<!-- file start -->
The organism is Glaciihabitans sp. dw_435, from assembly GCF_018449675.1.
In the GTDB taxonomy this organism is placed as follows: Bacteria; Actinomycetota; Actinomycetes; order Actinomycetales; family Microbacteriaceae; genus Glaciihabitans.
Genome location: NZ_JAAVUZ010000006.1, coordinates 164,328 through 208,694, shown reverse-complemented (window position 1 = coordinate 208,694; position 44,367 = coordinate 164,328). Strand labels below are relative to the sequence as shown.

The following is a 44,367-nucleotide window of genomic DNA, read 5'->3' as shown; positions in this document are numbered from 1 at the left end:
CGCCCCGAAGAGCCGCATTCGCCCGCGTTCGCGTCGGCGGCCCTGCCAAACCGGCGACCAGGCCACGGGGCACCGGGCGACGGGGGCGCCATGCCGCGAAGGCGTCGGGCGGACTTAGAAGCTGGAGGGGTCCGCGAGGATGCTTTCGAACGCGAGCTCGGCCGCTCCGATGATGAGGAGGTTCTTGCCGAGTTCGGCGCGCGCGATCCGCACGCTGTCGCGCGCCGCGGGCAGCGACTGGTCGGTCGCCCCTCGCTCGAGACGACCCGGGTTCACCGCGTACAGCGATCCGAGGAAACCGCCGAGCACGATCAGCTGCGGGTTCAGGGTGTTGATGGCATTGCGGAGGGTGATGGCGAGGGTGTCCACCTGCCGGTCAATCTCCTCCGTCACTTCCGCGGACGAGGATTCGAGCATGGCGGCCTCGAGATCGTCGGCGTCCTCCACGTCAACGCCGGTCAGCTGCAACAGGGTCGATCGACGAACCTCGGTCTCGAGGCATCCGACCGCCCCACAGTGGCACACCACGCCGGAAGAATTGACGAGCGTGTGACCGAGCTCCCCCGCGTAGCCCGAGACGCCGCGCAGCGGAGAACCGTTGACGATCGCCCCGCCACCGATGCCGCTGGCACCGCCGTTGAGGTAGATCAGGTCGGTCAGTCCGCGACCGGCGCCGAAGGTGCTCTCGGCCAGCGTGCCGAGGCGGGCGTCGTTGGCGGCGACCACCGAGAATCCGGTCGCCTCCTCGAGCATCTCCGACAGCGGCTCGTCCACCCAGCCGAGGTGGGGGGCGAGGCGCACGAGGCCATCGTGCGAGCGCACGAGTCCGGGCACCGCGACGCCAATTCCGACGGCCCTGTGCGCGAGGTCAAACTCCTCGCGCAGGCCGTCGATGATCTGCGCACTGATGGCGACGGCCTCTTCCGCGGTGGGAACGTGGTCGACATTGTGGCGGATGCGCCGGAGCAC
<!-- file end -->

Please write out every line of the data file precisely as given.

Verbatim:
The organism is Glaciihabitans sp. dw_435, from assembly GCF_018449675.1.
In the GTDB taxonomy this organism is placed as follows: Bacteria; Actinomycetota; Actinomycetes; order Actinomycetales; family Microbacteriaceae; genus Glaciihabitans.
Genome location: NZ_JAAVUZ010000006.1, coordinates 164,328 through 208,694, shown reverse-complemented (window position 1 = coordinate 208,694; position 44,367 = coordinate 164,328). Strand labels below are relative to the sequence as shown.

The following is a 44,367-nucleotide window of genomic DNA, read 5'->3' as shown; positions in this document are numbered from 1 at the left end:
CGCCCCGAAGAGCCGCATTCGCCCGCGTTCGCGTCGGCGGCCCTGCCAAACCGGCGACCAGGCCACGGGGCACCGGGCGACGGGGGCGCCATGCCGCGAAGGCGTCGGGCGGACTTAGAAGCTGGAGGGGTCCGCGAGGATGCTTTCGAACGCGAGCTCGGCCGCTCCGATGATGAGGAGGTTCTTGCCGAGTTCGGCGCGCGCGATCCGCACGCTGTCGCGCGCCGCGGGCAGCGACTGGTCGGTCGCCCCTCGCTCGAGACGACCCGGGTTCACCGCGTACAGCGATCCGAGGAAACCGCCGAGCACGATCAGCTGCGGGTTCAGGGTGTTGATGGCATTGCGGAGGGTGATGGCGAGGGTGTCCACCTGCCGGTCAATCTCCTCCGTCACTTCCGCGGACGAGGATTCGAGCATGGCGGCCTCGAGATCGTCGGCGTCCTCCACGTCAACGCCGGTCAGCTGCAACAGGGTCGATCGACGAACCTCGGTCTCGAGGCATCCGACCGCCCCACAGTGGCACACCACGCCGGAAGAATTGACGAGCGTGTGACCGAGCTCCCCCGCGTAGCCCGAGACGCCGCGCAGCGGAGAACCGTTGACGATCGCCCCGCCACCGATGCCGCTGGCACCGCCGTTGAGGTAGATCAGGTCGGTCAGTCCGCGACCGGCGCCGAAGGTGCTCTCGGCCAGCGTGCCGAGGCGGGCGTCGTTGGCGGCGACCACCGAGAATCCGGTCGCCTCCTCGAGCATCTCCGACAGCGGCTCGTCCACCCAGCCGAGGTGGGGGGCGAGGCGCACGAGGCCATCGTGCGAGCGCACGAGTCCGGGCACCGCGACGCCAATTCCGACGGCCCTGTGCGCGAGGTCAAACTCCTCGCGCAGGCCGTCGATGATCTGCGCACTGATGGCGACGGCCTCTTCCGCGGTGGGAACGTGGTCGACATTGTGGCGGATGCGCCGGAGCAC